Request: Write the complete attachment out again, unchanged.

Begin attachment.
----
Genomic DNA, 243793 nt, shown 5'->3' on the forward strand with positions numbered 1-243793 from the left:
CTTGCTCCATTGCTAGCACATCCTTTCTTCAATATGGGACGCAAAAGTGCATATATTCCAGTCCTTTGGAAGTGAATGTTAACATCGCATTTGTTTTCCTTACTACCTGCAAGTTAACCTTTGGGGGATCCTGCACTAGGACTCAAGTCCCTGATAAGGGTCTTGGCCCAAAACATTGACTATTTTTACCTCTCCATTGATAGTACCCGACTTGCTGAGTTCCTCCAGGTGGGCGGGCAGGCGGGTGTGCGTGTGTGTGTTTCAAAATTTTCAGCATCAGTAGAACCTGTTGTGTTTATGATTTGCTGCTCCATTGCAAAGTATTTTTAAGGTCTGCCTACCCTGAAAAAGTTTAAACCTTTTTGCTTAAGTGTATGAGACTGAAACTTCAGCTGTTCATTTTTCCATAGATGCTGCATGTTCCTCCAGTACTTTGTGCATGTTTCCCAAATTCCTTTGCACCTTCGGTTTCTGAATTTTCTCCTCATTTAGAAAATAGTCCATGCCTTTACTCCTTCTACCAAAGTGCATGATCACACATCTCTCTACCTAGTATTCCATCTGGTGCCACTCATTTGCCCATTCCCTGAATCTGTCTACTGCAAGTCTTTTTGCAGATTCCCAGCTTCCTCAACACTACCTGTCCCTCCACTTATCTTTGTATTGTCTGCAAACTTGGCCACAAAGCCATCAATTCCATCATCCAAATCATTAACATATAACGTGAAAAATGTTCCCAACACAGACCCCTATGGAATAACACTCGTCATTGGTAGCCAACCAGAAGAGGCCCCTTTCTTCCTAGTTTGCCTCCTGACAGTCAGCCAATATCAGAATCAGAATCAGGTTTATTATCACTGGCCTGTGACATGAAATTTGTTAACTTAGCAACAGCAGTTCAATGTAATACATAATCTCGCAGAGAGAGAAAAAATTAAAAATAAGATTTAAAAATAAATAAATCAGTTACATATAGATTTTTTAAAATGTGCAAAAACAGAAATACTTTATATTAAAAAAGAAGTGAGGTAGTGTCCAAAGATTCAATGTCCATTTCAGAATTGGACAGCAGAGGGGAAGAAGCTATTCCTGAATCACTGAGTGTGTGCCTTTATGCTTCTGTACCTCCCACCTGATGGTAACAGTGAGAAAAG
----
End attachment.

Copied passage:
Genomic DNA, 243793 nt, shown 5'->3' on the forward strand with positions numbered 1-243793 from the left:
CTTGCTCCATTGCTAGCACATCCTTTCTTCAATATGGGACGCAAAAGTGCATATATTCCAGTCCTTTGGAAGTGAATGTTAACATCGCATTTGTTTTCCTTACTACCTGCAAGTTAACCTTTGGGGGATCCTGCACTAGGACTCAAGTCCCTGATAAGGGTCTTGGCCCAAAACATTGACTATTTTTACCTCTCCATTGATAGTACCCGACTTGCTGAGTTCCTCCAGGTGGGCGGGCAGGCGGGTGTGCGTGTGTGTGTTTCAAAATTTTCAGCATCAGTAGAACCTGTTGTGTTTATGATTTGCTGCTCCATTGCAAAGTATTTTTAAGGTCTGCCTACCCTGAAAAAGTTTAAACCTTTTTGCTTAAGTGTATGAGACTGAAACTTCAGCTGTTCATTTTTCCATAGATGCTGCATGTTCCTCCAGTACTTTGTGCATGTTTCCCAAATTCCTTTGCACCTTCGGTTTCTGAATTTTCTCCTCATTTAGAAAATAGTCCATGCCTTTACTCCTTCTACCAAAGTGCATGATCACACATCTCTCTACCTAGTATTCCATCTGGTGCCACTCATTTGCCCATTCCCTGAATCTGTCTACTGCAAGTCTTTTTGCAGATTCCCAGCTTCCTCAACACTACCTGTCCCTCCACTTATCTTTGTATTGTCTGCAAACTTGGCCACAAAGCCATCAATTCCATCATCCAAATCATTAACATATAACGTGAAAAATGTTCCCAACACAGACCCCTATGGAATAACACTCGTCATTGGTAGCCAACCAGAAGAGGCCCCTTTCTTCCTAGTTTGCCTCCTGACAGTCAGCCAATATCAGAATCAGAATCAGGTTTATTATCACTGGCCTGTGACATGAAATTTGTTAACTTAGCAACAGCAGTTCAATGTAATACATAATCTCGCAGAGAGAGAAAAAATTAAAAATAAGATTTAAAAATAAATAAATCAGTTACATATAGATTTTTTAAAATGTGCAAAAACAGAAATACTTTATATTAAAAAAGAAGTGAGGTAGTGTCCAAAGATTCAATGTCCATTTCAGAATTGGACAGCAGAGGGGAAGAAGCTATTCCTGAATCACTGAGTGTGTGCCTTTATGCTTCTGTACCTCCCACCTGATGGTAACAGTGAGAAAAG